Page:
Toshiba is considering an IPO of its memory chip business despite already agreeing to sell the unit to Bain Capital for $18bn (£13bn), according to the Financial Times.
The deal with Bain Capital is awaiting anti-trust approval by the end of March, but if the deal fails to clear, the vendor is giving thought to floating the business instead.
The Financial Times also reported that some analysts and Toshiba shareholders even favour the IPO proposal over the existing deal. The IPO approach is considered one of many contingency plans if the sale fails to progress.
"An IPO would be a better option for Toshiba," Damian Thong, Macquarie analyst, told the Financial Times. "They would capture value that they are giving up to Bain. The deal was done when Toshiba's bargaining position was weak, but their circumstances are different now."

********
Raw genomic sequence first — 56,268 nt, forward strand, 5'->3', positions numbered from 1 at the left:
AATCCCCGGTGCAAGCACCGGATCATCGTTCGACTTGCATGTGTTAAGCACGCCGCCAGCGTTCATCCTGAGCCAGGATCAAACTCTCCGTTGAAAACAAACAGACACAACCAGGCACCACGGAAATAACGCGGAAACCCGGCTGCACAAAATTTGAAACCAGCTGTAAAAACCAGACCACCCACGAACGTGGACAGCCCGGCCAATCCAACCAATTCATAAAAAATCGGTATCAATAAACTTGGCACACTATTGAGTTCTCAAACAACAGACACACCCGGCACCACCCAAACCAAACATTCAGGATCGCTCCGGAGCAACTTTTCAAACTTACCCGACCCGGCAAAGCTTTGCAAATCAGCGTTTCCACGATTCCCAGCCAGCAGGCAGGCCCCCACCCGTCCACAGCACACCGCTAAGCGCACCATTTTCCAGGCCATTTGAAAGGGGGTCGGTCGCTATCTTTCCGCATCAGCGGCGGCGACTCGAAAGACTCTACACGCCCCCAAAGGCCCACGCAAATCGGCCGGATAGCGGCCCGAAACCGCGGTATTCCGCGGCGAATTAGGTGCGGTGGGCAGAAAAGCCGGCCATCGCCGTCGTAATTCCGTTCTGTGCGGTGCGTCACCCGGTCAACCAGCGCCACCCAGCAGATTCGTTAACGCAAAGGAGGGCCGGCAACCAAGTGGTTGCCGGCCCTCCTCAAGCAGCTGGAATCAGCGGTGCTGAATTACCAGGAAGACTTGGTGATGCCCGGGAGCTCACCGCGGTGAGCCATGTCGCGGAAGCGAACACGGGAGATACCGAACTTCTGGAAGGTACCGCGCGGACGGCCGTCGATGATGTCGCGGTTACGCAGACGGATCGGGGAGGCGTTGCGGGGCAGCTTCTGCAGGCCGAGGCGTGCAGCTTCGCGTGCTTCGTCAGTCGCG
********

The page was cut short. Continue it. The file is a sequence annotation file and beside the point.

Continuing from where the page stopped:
While the sale to the Bain-led consortium would be the biggest private equity deal in Japan, it was signed last year as part of emergency efforts to shore up Toshiba's balance sheet, claimed the Financial Times.
An equity issuance, which followed an upgrade of Toshiba's status by the Tokyo Stock Exchange, has since dramatically improved the company's finances.
The deal with Bain still needs approval from a series of anti-trust regulators around the world by the 31 March deadline. While it is expected to get approval, there is a strong chance the Chinese regulator will not make the deadline.
The Financial Times report added that analysts say there is a 20 per cent chance the Bain deal will not go through. However, even if the March deadline is missed, an extension until June is still possible.
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